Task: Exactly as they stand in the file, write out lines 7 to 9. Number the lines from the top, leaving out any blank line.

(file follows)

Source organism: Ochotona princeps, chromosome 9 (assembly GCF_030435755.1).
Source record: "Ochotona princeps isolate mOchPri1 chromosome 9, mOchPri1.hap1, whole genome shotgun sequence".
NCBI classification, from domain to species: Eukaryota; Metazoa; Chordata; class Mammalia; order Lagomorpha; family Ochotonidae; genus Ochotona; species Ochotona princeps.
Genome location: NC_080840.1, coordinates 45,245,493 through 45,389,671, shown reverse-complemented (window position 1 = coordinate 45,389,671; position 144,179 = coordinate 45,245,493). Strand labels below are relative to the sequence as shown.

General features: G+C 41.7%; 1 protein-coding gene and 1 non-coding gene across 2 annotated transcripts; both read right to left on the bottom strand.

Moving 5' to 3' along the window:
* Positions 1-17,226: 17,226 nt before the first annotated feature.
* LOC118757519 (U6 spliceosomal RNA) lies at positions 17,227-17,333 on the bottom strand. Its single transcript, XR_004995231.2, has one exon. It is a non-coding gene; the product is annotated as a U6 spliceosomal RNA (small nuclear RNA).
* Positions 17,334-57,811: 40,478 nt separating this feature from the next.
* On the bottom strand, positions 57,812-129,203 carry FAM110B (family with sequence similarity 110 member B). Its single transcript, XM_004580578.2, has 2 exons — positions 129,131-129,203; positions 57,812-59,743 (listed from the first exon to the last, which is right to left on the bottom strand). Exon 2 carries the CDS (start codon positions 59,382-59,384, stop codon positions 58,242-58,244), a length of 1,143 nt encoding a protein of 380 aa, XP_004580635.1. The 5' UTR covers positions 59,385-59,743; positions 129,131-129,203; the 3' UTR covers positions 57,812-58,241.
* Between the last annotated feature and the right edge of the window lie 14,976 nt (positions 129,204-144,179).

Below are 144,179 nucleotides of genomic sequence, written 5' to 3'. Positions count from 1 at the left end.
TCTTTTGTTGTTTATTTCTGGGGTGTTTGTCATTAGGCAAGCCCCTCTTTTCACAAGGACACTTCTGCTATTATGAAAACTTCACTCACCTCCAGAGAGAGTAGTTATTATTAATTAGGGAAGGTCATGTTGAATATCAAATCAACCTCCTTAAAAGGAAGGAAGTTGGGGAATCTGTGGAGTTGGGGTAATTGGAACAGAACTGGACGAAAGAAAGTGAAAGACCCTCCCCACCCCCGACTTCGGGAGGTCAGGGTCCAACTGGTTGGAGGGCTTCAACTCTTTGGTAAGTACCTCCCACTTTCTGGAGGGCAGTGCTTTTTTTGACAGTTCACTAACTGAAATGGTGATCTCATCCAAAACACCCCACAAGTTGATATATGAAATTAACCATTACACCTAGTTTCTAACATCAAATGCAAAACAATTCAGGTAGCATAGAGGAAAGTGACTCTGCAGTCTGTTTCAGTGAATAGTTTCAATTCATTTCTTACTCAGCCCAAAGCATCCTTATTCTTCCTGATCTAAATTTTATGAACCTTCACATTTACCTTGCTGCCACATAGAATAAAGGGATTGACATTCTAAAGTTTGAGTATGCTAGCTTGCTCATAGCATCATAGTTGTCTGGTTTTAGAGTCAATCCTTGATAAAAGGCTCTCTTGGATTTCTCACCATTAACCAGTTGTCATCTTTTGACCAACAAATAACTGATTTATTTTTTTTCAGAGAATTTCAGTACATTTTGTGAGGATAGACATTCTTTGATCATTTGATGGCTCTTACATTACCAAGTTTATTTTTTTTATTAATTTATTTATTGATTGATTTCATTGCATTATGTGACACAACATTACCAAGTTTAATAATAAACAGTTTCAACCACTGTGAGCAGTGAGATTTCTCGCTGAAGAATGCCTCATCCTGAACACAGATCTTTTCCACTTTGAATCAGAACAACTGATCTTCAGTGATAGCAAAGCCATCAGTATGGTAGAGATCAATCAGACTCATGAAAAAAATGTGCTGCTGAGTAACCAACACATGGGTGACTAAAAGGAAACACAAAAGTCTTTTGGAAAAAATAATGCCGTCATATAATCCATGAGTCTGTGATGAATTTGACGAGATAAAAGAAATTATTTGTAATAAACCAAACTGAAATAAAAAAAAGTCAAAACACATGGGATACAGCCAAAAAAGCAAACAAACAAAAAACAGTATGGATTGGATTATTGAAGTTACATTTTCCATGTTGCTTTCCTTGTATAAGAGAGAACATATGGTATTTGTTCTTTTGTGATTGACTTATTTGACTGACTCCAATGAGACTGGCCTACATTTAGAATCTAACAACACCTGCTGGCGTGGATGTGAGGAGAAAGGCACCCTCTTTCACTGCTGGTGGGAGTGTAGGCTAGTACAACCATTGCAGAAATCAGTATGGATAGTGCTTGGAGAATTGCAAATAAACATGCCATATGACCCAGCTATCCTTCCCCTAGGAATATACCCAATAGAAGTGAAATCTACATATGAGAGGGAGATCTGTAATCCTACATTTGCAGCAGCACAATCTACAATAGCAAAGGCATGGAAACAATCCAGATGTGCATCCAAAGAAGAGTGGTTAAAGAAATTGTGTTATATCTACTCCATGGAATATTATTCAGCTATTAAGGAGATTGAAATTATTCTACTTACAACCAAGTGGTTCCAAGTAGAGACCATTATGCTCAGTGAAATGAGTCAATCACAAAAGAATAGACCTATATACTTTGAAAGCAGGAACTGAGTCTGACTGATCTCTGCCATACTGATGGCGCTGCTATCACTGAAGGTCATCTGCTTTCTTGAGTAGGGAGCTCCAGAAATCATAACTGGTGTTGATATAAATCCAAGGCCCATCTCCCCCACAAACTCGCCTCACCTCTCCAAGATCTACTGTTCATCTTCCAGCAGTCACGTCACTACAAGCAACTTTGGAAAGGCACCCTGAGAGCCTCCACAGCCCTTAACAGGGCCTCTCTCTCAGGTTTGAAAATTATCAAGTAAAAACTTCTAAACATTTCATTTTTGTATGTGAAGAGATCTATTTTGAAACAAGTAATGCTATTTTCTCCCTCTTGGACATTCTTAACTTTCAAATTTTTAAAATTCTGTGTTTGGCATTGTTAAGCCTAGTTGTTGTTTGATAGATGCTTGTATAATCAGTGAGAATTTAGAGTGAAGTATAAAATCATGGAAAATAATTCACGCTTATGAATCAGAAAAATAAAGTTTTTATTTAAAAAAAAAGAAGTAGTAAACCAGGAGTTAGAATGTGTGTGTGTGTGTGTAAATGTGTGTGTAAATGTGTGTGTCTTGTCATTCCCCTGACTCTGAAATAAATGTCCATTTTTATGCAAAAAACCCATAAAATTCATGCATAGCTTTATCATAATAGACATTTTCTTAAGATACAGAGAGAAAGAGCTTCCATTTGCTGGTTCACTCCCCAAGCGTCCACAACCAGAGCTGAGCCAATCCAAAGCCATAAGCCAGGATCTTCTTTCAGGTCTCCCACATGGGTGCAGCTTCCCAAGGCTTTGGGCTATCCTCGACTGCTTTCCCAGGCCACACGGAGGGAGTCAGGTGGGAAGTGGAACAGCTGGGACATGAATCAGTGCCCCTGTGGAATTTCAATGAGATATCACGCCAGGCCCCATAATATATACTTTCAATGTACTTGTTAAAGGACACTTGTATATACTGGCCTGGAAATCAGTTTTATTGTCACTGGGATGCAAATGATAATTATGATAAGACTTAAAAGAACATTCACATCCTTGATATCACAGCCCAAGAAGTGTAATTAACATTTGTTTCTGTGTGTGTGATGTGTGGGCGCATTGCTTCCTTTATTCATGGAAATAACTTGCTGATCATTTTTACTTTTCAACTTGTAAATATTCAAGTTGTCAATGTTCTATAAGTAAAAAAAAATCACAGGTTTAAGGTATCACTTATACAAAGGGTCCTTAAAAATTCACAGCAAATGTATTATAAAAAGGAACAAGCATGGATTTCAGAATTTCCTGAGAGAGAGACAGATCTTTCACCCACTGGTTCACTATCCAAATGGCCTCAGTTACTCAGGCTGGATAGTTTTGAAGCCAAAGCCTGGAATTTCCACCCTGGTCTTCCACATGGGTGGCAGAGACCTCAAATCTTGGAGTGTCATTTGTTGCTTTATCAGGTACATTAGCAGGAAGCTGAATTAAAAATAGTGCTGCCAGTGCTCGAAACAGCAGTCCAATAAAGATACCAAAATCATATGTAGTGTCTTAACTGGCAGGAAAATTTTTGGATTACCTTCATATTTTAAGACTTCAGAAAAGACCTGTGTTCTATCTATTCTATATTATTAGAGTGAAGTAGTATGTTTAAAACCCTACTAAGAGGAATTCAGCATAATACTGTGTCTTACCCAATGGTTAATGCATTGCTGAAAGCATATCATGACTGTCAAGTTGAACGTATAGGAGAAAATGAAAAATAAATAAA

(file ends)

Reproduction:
* Positions 1-17,226: 17,226 nt before the first annotated feature.
* LOC118757519 (U6 spliceosomal RNA) lies at positions 17,227-17,333 on the bottom strand. Its single transcript, XR_004995231.2, has one exon. It is a non-coding gene; the product is annotated as a U6 spliceosomal RNA (small nuclear RNA).
* Positions 17,334-57,811: 40,478 nt separating this feature from the next.